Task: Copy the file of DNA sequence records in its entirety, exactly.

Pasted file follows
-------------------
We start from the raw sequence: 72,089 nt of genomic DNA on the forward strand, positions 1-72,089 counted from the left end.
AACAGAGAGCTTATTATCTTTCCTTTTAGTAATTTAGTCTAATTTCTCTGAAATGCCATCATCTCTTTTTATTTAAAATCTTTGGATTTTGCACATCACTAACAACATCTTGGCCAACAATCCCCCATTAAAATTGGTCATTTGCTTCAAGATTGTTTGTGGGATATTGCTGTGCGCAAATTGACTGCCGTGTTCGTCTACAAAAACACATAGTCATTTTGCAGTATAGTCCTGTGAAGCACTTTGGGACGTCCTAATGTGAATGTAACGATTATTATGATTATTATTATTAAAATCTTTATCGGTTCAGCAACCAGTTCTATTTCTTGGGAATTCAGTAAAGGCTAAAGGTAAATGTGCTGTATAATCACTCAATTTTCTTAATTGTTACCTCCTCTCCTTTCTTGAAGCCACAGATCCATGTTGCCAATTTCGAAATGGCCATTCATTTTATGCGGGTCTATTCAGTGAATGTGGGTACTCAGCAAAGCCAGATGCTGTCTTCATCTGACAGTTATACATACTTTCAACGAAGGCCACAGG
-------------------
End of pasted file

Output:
We start from the raw sequence: 72,089 nt of genomic DNA on the forward strand, positions 1-72,089 counted from the left end.
AACAGAGAGCTTATTATCTTTCCTTTTAGTAATTTAGTCTAATTTCTCTGAAATGCCATCATCTCTTTTTATTTAAAATCTTTGGATTTTGCACATCACTAACAACATCTTGGCCAACAATCCCCCATTAAAATTGGTCATTTGCTTCAAGATTGTTTGTGGGATATTGCTGTGCGCAAATTGACTGCCGTGTTCGTCTACAAAAACACATAGTCATTTTGCAGTATAGTCCTGTGAAGCACTTTGGGACGTCCTAATGTGAATGTAACGATTATTATGATTATTATTATTAAAATCTTTATCGGTTCAGCAACCAGTTCTATTTCTTGGGAATTCAGTAAAGGCTAAAGGTAAATGTGCTGTATAATCACTCAATTTTCTTAATTGTTACCTCCTCTCCTTTCTTGAAGCCACAGATCCATGTTGCCAATTTCGAAATGGCCATTCATTTTATGCGGGTCTATTCAGTGAATGTGGGTACTCAGCAAAGCCAGATGCTGTCTTCATCTGACAGTTATACATACTTTCAACGAAGGCCACAGG